Recent controversy over one state's use of the funds in its college savings plans has raised new concerns for parents and students across the country with money in 529 plans.
In a game of fiscal hot potato, the Nevada legislature re-allocated money from a state scholarship fund to the state's budget gap last year; the state later took $4.2 million worth of accumulated fees from 529 plan reserves to cover the shortfall in the scholarship fund, according to a recent report from the Nevada Policy Research Institute, a conservative think tank. The plans' overseers had other intentions -- traditionally, those monies have been used to support the plans -- and critics now say the result could be higher fees and a weaker prepaid tuition plan.
While the move is within the state's authority, experts say it is also believed to be the first time any state legislature has reallocated funds that have historically been used to benefit the plan itself or the plan beneficiaries. "To have the legislature come in and take those funds away is troubling and novel," says James Canup, a Virginia-based attorney and the vice chair of the College Savings Plans Network Corporate Affiliate Advisory Board. And at a time when states are looking for new and creative ways to patch growing budget shortfalls, Canup says, it raises the question: Could other states follow Nevada's lead?
Most states have some rules about how revenues from a 529 plan can be used, but in many including Nevada they allow for a lot of flexibility, says Andrea Feirstein, managing director of AKF Consulting Group, which advises states that administer 529 plans. And if state legislatures deem it necessary, most have the potential to shuffle money from 529 plan fees in a similar manner, says Canup.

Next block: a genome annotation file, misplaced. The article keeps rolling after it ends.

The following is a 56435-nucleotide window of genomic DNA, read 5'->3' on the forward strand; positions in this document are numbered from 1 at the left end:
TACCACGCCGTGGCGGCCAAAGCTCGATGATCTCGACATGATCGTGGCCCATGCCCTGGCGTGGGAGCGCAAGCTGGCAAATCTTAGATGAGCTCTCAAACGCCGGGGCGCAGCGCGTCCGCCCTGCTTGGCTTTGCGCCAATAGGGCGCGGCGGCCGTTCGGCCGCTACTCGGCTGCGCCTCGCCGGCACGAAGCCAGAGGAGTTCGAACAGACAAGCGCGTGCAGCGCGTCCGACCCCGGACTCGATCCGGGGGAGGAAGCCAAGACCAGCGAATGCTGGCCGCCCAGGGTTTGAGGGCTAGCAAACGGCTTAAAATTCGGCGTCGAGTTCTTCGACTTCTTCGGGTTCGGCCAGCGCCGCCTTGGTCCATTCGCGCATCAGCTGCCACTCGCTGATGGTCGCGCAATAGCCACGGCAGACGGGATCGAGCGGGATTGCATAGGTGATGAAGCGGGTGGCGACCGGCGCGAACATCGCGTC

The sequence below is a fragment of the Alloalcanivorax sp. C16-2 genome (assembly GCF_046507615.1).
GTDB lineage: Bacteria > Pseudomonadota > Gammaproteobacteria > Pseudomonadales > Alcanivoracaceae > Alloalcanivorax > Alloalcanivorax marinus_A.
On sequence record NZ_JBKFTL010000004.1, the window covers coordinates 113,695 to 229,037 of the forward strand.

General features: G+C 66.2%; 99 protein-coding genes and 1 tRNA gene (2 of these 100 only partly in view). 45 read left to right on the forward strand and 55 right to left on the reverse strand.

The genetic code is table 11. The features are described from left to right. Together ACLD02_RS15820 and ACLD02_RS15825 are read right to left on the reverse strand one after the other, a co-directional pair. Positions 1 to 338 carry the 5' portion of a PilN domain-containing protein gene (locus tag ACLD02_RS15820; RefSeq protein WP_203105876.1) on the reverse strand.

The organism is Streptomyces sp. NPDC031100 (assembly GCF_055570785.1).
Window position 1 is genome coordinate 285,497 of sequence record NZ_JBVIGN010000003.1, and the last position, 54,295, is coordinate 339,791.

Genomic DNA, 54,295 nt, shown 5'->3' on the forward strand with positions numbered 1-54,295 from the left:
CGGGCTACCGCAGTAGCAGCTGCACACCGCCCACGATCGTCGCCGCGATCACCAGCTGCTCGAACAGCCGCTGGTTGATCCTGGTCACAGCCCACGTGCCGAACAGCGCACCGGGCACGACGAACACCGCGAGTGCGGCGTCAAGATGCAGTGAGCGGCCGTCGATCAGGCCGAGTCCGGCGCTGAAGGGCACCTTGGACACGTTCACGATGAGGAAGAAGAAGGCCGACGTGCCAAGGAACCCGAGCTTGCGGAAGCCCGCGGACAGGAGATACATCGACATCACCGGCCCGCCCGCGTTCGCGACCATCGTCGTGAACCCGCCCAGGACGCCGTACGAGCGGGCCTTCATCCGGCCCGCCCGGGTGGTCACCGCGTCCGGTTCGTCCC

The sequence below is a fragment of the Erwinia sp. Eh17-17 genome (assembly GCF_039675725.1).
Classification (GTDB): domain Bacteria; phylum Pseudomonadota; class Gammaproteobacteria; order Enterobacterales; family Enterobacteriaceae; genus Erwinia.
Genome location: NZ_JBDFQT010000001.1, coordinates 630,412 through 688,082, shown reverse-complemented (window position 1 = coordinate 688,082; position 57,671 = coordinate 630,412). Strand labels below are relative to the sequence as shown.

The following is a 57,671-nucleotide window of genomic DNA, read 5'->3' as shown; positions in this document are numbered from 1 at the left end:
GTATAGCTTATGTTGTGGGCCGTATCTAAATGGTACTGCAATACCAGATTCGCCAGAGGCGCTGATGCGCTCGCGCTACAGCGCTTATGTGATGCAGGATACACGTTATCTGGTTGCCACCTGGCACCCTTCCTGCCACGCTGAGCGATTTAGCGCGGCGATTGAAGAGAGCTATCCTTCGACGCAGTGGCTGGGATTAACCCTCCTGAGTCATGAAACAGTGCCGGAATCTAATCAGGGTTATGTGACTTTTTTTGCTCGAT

In Nevada, fees can be used for anything that helps state residents get a college education. Helping to patch the state's general budget gap doesn't qualify, but funding the state scholarship in question does, says Lorne Malkiewich, director of Nevada's Legislative Counsel Bureau, which gave the state's legislative committee the green light to transfer the funds to the scholarship program.
In practice, most plans apply the revenues to plan expenses and often marketing -- an effort which aims to attract more investors, which in turn can result in lower fees for everyone. In the case of Nevada, the college savings board had planned to use some of the fees to promote the plan in the state's public schools, a program that was delayed a year.
Separately, that $4.2 million in reserve would have increased the cushion for the state's prepaid tuition plan, which has for 13 years offered parents the chance to purchase state university credits at today's prices and use them to pay for college in the future. The program is only as solvent as its reserves; unlike, say, state bonds, it is not guaranteed by the state. By shifting this money elsewhere, the state may be less prepared to cover the costs of those credits if its prepaid tuition plan runs into problems down the road, says Joe Hurley, founder of SavingforCollege.com.
Given the budget squeeze many states are facing, Canup says, more legislatures might be willing to do what Nevada did. The calculus of the state's decision will be familiar to anyone who's ever juggled bills: According to minutes from the meeting of the state's interim finance committee, the state decided to move money from the 529 plan coffers into the scholarship fund because the scholarship's obligations were only a few weeks away, while the needs of the college savings and prepaid tuition plans were relatively less pressing.
The state says concerns are overblown. The prepaid plan is running a surplus, and parents haven't been harmed by the re-appropriation of money, says Steve George, the state treasurer's chief of staff. Investors' 529 college savings plan balances haven't been touched -- that is forbidden by law.